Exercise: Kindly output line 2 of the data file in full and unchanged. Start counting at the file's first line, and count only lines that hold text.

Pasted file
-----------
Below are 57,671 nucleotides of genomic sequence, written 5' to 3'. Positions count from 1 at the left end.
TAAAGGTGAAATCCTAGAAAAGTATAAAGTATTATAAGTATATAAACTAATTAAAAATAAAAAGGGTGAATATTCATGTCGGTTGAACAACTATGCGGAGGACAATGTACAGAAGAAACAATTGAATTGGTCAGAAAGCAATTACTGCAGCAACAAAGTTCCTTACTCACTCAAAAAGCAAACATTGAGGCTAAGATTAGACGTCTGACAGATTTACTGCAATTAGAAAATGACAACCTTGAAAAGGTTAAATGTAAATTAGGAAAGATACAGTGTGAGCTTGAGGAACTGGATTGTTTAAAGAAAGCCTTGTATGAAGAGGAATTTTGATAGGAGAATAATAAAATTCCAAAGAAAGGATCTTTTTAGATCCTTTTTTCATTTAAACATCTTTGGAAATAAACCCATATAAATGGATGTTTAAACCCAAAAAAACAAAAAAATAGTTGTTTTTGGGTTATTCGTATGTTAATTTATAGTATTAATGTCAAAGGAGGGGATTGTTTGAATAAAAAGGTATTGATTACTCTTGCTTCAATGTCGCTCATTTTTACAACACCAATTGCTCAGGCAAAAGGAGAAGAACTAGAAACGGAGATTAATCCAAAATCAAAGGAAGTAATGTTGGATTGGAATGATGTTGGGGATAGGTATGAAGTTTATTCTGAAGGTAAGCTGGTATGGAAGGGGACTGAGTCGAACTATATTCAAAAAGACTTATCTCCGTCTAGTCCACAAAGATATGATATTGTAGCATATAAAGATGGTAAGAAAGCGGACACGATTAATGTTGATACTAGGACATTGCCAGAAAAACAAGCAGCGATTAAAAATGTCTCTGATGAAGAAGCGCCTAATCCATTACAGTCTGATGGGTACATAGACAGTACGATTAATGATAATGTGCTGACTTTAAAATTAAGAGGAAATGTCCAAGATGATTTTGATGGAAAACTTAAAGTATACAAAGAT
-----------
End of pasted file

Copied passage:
TAAAGGTGAAATCCTAGAAAAGTATAAAGTATTATAAGTATATAAACTAATTAAAAATAAAAAGGGTGAATATTCATGTCGGTTGAACAACTATGCGGAGGACAATGTACAGAAGAAACAATTGAATTGGTCAGAAAGCAATTACTGCAGCAACAAAGTTCCTTACTCACTCAAAAAGCAAACATTGAGGCTAAGATTAGACGTCTGACAGATTTACTGCAATTAGAAAATGACAACCTTGAAAAGGTTAAATGTAAATTAGGAAAGATACAGTGTGAGCTTGAGGAACTGGATTGTTTAAAGAAAGCCTTGTATGAAGAGGAATTTTGATAGGAGAATAATAAAATTCCAAAGAAAGGATCTTTTTAGATCCTTTTTTCATTTAAACATCTTTGGAAATAAACCCATATAAATGGATGTTTAAACCCAAAAAAACAAAAAAATAGTTGTTTTTGGGTTATTCGTATGTTAATTTATAGTATTAATGTCAAAGGAGGGGATTGTTTGAATAAAAAGGTATTGATTACTCTTGCTTCAATGTCGCTCATTTTTACAACACCAATTGCTCAGGCAAAAGGAGAAGAACTAGAAACGGAGATTAATCCAAAATCAAAGGAAGTAATGTTGGATTGGAATGATGTTGGGGATAGGTATGAAGTTTATTCTGAAGGTAAGCTGGTATGGAAGGGGACTGAGTCGAACTATATTCAAAAAGACTTATCTCCGTCTAGTCCACAAAGATATGATATTGTAGCATATAAAGATGGTAAGAAAGCGGACACGATTAATGTTGATACTAGGACATTGCCAGAAAAACAAGCAGCGATTAAAAATGTCTCTGATGAAGAAGCGCCTAATCCATTACAGTCTGATGGGTACATAGACAGTACGATTAATGATAATGTGCTGACTTTAAAATTAAGAGGAAATGTCCAAGATGATTTTGATGGAAAACTTAAAGTATACAAAGAT